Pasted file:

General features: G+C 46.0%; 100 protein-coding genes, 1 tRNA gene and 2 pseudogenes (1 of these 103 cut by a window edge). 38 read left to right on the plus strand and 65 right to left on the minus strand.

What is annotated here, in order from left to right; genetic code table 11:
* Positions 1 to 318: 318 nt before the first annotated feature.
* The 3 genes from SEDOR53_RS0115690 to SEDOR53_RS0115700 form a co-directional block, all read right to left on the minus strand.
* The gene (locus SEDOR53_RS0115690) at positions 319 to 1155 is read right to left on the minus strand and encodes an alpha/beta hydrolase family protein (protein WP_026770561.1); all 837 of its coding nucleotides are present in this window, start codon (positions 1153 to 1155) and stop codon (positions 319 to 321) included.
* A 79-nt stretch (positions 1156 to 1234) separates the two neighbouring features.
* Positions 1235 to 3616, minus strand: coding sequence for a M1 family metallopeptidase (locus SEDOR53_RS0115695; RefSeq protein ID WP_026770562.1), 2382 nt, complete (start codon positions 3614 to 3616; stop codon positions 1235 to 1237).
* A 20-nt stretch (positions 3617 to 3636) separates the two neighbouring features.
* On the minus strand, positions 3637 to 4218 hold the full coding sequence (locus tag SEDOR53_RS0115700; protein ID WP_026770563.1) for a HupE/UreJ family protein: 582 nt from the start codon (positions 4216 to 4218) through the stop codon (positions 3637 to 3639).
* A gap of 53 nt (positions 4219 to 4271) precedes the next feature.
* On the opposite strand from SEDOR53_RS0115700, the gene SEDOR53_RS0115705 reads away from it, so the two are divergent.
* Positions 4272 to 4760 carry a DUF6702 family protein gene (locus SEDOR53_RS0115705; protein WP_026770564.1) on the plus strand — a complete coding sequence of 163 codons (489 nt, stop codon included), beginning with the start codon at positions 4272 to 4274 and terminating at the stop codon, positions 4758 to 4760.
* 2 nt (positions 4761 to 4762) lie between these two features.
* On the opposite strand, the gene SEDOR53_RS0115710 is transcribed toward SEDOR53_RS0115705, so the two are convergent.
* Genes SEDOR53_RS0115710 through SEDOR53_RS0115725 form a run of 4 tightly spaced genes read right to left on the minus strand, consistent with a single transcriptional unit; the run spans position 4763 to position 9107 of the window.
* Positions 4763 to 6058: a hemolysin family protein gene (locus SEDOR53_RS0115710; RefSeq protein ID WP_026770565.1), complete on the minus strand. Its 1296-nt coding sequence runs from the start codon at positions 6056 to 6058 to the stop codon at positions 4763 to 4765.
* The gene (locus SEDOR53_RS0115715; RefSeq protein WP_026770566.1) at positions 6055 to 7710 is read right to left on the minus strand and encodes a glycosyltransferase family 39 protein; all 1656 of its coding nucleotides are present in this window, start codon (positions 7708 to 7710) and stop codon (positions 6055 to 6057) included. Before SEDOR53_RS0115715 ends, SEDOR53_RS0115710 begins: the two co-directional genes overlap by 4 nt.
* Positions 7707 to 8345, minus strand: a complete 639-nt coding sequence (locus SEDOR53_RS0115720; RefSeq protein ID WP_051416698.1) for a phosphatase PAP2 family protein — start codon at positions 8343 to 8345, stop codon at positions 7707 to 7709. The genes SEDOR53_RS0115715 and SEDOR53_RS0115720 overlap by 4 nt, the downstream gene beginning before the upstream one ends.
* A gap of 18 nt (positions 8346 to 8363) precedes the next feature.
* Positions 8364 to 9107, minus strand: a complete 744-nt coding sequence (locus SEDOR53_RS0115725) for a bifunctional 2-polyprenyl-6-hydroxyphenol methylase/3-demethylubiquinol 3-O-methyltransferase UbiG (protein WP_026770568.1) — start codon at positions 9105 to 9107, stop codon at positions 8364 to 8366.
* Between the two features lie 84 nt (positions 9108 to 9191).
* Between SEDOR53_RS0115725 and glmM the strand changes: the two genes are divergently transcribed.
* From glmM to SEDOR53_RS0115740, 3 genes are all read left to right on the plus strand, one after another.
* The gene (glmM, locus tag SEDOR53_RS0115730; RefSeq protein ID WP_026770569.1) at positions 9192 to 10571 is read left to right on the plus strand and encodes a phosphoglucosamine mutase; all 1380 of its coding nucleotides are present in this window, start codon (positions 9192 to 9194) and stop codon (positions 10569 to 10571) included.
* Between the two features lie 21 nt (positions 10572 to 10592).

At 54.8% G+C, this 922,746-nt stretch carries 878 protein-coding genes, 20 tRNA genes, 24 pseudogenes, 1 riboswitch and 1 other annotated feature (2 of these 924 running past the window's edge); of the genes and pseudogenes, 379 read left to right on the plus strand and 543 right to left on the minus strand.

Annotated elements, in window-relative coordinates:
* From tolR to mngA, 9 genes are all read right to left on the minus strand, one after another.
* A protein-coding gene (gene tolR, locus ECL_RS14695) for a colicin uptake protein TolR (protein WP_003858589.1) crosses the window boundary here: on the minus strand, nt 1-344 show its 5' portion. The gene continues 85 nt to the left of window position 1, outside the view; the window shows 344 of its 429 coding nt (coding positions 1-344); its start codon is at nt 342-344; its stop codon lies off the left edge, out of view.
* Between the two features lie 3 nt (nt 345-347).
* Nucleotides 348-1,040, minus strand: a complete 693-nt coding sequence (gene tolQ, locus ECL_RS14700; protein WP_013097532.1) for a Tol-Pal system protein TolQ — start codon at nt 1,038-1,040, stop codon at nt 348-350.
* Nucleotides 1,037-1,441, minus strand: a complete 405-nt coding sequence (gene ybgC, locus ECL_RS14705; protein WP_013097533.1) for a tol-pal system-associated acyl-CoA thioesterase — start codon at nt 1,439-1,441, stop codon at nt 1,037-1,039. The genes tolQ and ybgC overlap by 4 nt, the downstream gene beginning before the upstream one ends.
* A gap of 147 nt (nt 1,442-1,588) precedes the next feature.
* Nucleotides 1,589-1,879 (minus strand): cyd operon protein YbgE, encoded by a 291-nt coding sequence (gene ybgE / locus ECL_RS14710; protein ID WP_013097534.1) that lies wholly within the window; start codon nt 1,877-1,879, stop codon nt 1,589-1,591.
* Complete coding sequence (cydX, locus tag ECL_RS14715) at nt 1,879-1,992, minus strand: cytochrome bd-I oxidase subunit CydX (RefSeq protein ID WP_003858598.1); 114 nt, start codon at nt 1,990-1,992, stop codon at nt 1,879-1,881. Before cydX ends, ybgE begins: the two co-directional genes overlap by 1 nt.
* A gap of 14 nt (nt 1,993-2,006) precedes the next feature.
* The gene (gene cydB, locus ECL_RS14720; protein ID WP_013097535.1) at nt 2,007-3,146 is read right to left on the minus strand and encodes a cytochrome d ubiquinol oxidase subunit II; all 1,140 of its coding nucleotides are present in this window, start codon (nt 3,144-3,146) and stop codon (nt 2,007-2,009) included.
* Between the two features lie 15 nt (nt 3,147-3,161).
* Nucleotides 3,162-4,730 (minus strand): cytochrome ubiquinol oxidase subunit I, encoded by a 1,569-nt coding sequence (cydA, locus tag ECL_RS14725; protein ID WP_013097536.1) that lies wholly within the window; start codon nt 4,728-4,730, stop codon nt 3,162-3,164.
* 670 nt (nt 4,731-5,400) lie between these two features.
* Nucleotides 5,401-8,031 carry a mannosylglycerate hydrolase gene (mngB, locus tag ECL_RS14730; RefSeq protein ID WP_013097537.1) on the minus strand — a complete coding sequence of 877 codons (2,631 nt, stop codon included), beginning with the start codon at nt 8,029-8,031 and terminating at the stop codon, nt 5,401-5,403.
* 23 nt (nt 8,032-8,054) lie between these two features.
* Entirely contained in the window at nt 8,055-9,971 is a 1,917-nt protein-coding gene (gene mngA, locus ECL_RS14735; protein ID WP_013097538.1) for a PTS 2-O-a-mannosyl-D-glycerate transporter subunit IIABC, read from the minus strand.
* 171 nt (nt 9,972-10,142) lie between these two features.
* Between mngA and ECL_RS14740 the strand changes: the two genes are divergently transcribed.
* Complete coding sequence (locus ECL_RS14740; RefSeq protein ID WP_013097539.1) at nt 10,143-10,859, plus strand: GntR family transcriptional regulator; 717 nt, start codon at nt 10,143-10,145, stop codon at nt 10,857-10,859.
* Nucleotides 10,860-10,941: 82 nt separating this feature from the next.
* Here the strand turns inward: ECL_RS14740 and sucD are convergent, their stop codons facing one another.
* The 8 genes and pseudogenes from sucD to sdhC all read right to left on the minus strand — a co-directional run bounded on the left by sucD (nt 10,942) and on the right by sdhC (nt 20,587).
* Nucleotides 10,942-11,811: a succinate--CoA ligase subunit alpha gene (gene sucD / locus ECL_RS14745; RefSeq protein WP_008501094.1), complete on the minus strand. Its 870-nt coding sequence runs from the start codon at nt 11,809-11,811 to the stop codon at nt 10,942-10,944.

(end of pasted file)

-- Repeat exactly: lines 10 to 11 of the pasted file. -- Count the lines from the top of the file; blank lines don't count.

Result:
* A gap of 53 nt (positions 4219 to 4271) precedes the next feature.
* On the opposite strand from SEDOR53_RS0115700, the gene SEDOR53_RS0115705 reads away from it, so the two are divergent.